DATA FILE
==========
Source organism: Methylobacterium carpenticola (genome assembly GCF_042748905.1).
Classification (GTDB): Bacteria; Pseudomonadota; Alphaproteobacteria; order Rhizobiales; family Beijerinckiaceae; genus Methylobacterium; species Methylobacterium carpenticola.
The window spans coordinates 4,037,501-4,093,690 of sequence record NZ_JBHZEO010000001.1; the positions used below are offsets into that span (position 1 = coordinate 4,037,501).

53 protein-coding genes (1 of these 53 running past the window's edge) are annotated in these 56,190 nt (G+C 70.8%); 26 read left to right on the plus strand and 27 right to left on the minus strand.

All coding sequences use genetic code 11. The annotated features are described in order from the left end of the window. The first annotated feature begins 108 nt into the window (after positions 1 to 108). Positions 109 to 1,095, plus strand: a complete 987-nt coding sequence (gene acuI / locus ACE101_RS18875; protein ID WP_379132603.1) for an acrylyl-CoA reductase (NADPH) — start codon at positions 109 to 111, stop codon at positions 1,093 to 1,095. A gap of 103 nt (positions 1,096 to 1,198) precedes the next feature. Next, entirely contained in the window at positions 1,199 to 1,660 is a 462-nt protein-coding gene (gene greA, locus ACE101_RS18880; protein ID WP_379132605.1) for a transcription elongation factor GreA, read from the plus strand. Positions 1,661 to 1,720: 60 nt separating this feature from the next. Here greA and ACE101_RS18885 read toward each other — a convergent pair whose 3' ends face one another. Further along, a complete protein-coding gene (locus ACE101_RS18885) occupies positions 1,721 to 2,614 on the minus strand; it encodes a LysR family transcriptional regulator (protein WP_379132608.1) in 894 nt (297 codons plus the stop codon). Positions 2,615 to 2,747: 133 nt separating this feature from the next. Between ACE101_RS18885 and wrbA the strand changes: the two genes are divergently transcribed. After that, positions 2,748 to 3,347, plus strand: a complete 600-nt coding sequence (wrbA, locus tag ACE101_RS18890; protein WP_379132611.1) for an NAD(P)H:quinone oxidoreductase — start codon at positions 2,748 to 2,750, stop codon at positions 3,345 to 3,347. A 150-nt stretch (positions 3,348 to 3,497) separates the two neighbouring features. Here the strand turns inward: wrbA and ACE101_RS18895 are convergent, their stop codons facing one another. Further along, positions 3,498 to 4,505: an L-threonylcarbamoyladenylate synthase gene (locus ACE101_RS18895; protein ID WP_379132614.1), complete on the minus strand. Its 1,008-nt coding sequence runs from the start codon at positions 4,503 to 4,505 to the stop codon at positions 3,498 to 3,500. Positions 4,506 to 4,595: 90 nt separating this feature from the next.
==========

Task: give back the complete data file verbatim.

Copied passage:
Source organism: Methylobacterium carpenticola (genome assembly GCF_042748905.1).
Classification (GTDB): Bacteria; Pseudomonadota; Alphaproteobacteria; order Rhizobiales; family Beijerinckiaceae; genus Methylobacterium; species Methylobacterium carpenticola.
The window spans coordinates 4,037,501-4,093,690 of sequence record NZ_JBHZEO010000001.1; the positions used below are offsets into that span (position 1 = coordinate 4,037,501).

53 protein-coding genes (1 of these 53 running past the window's edge) are annotated in these 56,190 nt (G+C 70.8%); 26 read left to right on the plus strand and 27 right to left on the minus strand.

All coding sequences use genetic code 11. The annotated features are described in order from the left end of the window. The first annotated feature begins 108 nt into the window (after positions 1 to 108). Positions 109 to 1,095, plus strand: a complete 987-nt coding sequence (gene acuI / locus ACE101_RS18875; protein ID WP_379132603.1) for an acrylyl-CoA reductase (NADPH) — start codon at positions 109 to 111, stop codon at positions 1,093 to 1,095. A gap of 103 nt (positions 1,096 to 1,198) precedes the next feature. Next, entirely contained in the window at positions 1,199 to 1,660 is a 462-nt protein-coding gene (gene greA, locus ACE101_RS18880; protein ID WP_379132605.1) for a transcription elongation factor GreA, read from the plus strand. Positions 1,661 to 1,720: 60 nt separating this feature from the next. Here greA and ACE101_RS18885 read toward each other — a convergent pair whose 3' ends face one another. Further along, a complete protein-coding gene (locus ACE101_RS18885) occupies positions 1,721 to 2,614 on the minus strand; it encodes a LysR family transcriptional regulator (protein WP_379132608.1) in 894 nt (297 codons plus the stop codon). Positions 2,615 to 2,747: 133 nt separating this feature from the next. Between ACE101_RS18885 and wrbA the strand changes: the two genes are divergently transcribed. After that, positions 2,748 to 3,347, plus strand: a complete 600-nt coding sequence (wrbA, locus tag ACE101_RS18890; protein WP_379132611.1) for an NAD(P)H:quinone oxidoreductase — start codon at positions 2,748 to 2,750, stop codon at positions 3,345 to 3,347. A 150-nt stretch (positions 3,348 to 3,497) separates the two neighbouring features. Here the strand turns inward: wrbA and ACE101_RS18895 are convergent, their stop codons facing one another. Further along, positions 3,498 to 4,505: an L-threonylcarbamoyladenylate synthase gene (locus ACE101_RS18895; protein ID WP_379132614.1), complete on the minus strand. Its 1,008-nt coding sequence runs from the start codon at positions 4,503 to 4,505 to the stop codon at positions 3,498 to 3,500. Positions 4,506 to 4,595: 90 nt separating this feature from the next.